News

Physician leaders, collaboration essential for effective bundled payments

Organizations interested in developing a model for effective bundled payments may want to look to UnitedHealthcare, which has successfully implemented a program to reduce cost of care and improve quality, according to a FierceHealthPayer special report.

Ebola: Researchers need access to virus samples for treatment, vaccines

U.S. researchers say their lack of access to Ebola samples hinders their efforts to understand the deadly virus and work on vaccinations and treatments for it, according to Reuters.

Comfort-focused ER to streamline care, improve patient experience

A new 42,000 square-foot emergency room at Florida Hospital Tampa's campus will take a new approach to emergency care, according to a report from the Tampa Tribune.

Rethinking the rules of healthcare

Hospital leaders trying to figure out how to handle challenges such as increased consolidation, growing competition, diminishing profit margins and pressure to contain costs can think their way through the answers by considering some new rules, health economist Paul Keckley writes in H&HN Daily.

Medicare readmissions penalties will hurt COPD patients, teaching hospitals

Lung disease experts say Medicare's new policy to penalize excessive hospital readmissions for chronic obstructive pulmonary disease will do more harm than good--hurting a vulnerable patient population and also the hospitals that care for them.

Resilience training may help prevent ICU nurse burnout

Resilience training among intensive care unit nurses may help them cope with stressful work experiences and prevent psychological side effects, according to a new study published in the American Journal of Critical Care.

Maine, nurse reach settlement on Ebola quarantine

The state of Maine has reached a settlement with Kacey Hickox, the nurse who sued over the requirement that she remain in a 21-day quarantine after returning from Sierra Leone, Reuters reports.

Big Medicine can lead to big monopolies

 
The surgeon who argued in The New Yorker that healthcare systems should act more like restaurant chains, using their size to provide a better variety and quality of goods and services at lower cost, says monopolies are the biggest potential drawback of so-called "Big Medicine."

Does social media boost healthcare careers?

Many nurse practitioners and physician assistants believe social media use has helped their careers, according to a new survey by The Clinical Advisor.

Emails suggest bias in Phoenix VA probe, say critics

Richard J. Griffin has come under fire for his work as lead investigator in the probe into malfeasance at the Phoenix Veterans Affairs Health Care System, according to the Washington Post.

Functional medicine: A new model of care?

If successful, Cleveland Clinic's new functional medicine department could put the hospital out of business. But the innovative approach to teach patients how to avoid the hospital altogether is just the program that the world renowned, non-profit academic medical center wants to pursue, according to the Desert News National.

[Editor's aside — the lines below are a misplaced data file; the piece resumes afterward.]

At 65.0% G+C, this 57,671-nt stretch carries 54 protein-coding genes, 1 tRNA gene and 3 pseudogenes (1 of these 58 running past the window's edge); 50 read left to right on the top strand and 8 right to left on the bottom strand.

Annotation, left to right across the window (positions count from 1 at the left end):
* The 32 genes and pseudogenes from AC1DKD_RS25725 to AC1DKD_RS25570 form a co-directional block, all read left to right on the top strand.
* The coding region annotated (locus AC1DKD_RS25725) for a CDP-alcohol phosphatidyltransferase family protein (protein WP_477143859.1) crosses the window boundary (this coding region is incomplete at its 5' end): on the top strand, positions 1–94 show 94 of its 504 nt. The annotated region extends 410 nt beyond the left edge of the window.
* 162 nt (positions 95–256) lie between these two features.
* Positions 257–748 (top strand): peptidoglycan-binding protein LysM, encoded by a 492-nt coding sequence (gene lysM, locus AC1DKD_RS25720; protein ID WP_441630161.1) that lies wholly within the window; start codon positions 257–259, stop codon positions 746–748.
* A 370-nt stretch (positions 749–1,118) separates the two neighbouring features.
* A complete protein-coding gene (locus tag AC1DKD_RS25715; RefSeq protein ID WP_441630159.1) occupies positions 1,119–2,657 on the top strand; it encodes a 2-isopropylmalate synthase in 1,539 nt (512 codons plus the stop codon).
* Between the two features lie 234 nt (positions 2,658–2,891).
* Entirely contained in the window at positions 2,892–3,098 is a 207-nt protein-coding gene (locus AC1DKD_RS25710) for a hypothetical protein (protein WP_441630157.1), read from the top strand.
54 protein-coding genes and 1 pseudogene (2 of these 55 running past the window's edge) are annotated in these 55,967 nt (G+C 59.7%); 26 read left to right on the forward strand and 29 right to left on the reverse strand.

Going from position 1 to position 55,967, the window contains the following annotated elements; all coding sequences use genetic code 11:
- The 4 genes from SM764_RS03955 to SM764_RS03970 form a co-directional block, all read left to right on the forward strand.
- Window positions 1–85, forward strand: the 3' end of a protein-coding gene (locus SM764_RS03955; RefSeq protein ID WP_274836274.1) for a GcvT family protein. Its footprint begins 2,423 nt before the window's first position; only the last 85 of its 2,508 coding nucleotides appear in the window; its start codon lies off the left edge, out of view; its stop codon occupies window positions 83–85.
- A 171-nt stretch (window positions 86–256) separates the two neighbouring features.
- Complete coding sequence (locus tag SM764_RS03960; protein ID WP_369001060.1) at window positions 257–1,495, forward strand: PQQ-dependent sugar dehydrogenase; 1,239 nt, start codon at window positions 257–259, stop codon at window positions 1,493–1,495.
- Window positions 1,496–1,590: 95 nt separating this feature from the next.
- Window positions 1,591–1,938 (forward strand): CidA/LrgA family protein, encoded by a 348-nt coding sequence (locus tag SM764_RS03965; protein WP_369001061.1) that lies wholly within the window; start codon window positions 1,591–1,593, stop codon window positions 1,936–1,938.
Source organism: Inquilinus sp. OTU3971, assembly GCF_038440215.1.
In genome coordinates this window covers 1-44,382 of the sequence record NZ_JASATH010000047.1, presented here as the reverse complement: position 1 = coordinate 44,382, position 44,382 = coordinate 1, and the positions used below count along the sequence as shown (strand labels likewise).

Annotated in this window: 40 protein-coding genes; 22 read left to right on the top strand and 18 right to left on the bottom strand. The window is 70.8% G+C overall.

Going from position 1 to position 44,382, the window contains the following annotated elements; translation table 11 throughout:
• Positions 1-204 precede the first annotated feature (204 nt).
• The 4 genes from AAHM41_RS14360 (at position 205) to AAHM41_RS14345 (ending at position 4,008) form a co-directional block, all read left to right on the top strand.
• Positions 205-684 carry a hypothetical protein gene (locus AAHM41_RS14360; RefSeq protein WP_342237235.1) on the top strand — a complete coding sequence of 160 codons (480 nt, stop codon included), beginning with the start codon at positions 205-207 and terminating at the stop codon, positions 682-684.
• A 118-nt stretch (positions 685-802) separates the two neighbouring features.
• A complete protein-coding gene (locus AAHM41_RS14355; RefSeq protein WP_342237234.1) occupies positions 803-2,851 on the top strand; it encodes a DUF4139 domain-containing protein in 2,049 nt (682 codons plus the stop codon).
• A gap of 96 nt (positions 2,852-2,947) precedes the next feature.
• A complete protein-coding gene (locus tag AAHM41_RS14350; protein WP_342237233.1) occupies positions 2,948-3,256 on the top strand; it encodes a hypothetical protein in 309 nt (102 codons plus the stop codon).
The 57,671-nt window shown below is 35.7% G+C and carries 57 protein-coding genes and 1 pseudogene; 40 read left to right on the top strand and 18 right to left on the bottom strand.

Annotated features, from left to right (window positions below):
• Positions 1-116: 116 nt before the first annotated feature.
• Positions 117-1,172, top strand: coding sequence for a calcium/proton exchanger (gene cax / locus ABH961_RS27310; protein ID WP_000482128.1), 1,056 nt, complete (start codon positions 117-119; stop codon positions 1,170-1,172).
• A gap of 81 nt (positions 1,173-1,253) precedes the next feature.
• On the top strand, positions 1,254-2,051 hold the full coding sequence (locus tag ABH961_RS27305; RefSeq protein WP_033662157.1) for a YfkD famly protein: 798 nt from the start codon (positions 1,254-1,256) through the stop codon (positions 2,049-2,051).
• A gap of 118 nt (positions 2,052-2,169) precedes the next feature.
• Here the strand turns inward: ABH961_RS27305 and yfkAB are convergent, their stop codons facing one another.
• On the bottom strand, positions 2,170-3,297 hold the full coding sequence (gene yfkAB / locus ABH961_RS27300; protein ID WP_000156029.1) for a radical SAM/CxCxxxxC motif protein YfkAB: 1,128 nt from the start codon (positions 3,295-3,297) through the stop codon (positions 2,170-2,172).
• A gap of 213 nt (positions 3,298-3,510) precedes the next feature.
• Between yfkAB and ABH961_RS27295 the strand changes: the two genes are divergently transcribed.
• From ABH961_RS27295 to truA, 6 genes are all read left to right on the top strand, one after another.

More Ebola cases likely in US by year's end--but how many?

More cases of the Ebola virus are likely to emerge in the United States by the end of the year as healthcare workers return home, but just how many remains unclear, according to the Associated Press.

Lack of advance directives leads to unwanted care

Nearly a quarter of older patients say they or a family member with advanced illness were pushed into unwanted or excessive treatment, according to articles published in a recent issue of Public Policy & Aging Report (PP&AR).

Longer hospital stay equals lower mortality, fewer readmissions

One extra day in the hospital cuts costs and significantly reduces the chance of the need to readmit Medicare patients within 30 days, a new study from Columbia Business School found.

 

3 keys to a successful population health management approach

An organization's transition to manage the health of certain populations is often met with obstacles, but there are three strategies that will improve your chances of establishing a practical and effective approach, according to an article in Becker's Hospital Review.

Intermountain CIO warns of morale problems in health IT

The leadership turnover at the Office of the National Coordinator (ONC) for Health IT may be hurting morale within the healthcare industry, Intermountain Healthcare CIO Marc Probst told FierceHealthIT in an exclusive interview. 

Ebola Watch: Nurses plan protests over lack of preparedness in US hospitals

National Nurses United, which has repeatedly warned that nurses are unprepared to handle patients with the deadly Ebola virus, will hold protests in at least 14 states and the District of Columbia to demand tougher Ebola safety precautions in U.S. hospitals.

Despite hospital safety process improvements, outcomes backslide

The fall 2014 update to Leapfrog's Hospital Safety Score reveals a mixed bag of news about U.S. hospitals. Overall, of the 2,520 hospitals scored, 790 earned an "A," 688 earned a "B," 868 earned a "C," 148 earned a "D" and 26 earned an "F." In addition, several states moved up into the "A" rankings, including Wisconsin, Florida, Virginia and New Jersey, according to an announcement.

Traditional communication isn't enough: Use entertainment education to fight Ebola

Guest post by Andrea J. Simon, Ph.D., a former marketing, branding and culture change senior vice president at Hurley Medical Center in Flint, Michigan. She also is president and CEO of Simon...

Use patients, families as experts to improve quality

Hospitals could improve quality and safety if they engaged patients and their families in improvement initiatives, experts say.